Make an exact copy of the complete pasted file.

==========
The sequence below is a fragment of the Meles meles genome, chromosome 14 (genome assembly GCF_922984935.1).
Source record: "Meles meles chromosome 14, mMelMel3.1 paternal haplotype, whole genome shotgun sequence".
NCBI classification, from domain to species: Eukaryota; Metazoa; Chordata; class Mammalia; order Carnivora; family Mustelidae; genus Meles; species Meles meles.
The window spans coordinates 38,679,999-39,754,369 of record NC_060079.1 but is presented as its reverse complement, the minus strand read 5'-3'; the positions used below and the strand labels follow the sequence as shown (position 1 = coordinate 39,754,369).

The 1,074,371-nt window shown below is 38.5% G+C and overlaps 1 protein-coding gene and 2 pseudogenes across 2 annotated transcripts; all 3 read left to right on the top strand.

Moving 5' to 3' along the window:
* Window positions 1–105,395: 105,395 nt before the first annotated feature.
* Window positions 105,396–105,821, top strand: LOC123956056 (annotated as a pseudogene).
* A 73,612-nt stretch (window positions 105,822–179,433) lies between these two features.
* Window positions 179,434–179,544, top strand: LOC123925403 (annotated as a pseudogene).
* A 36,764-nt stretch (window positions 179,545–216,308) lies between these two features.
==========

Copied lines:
The sequence below is a fragment of the Meles meles genome, chromosome 14 (genome assembly GCF_922984935.1).
Source record: "Meles meles chromosome 14, mMelMel3.1 paternal haplotype, whole genome shotgun sequence".
NCBI classification, from domain to species: Eukaryota; Metazoa; Chordata; class Mammalia; order Carnivora; family Mustelidae; genus Meles; species Meles meles.
The window spans coordinates 38,679,999-39,754,369 of record NC_060079.1 but is presented as its reverse complement, the minus strand read 5'-3'; the positions used below and the strand labels follow the sequence as shown (position 1 = coordinate 39,754,369).

The 1,074,371-nt window shown below is 38.5% G+C and overlaps 1 protein-coding gene and 2 pseudogenes across 2 annotated transcripts; all 3 read left to right on the top strand.

Moving 5' to 3' along the window:
* Window positions 1–105,395: 105,395 nt before the first annotated feature.
* Window positions 105,396–105,821, top strand: LOC123956056 (annotated as a pseudogene).
* A 73,612-nt stretch (window positions 105,822–179,433) lies between these two features.
* Window positions 179,434–179,544, top strand: LOC123925403 (annotated as a pseudogene).
* A 36,764-nt stretch (window positions 179,545–216,308) lies between these two features.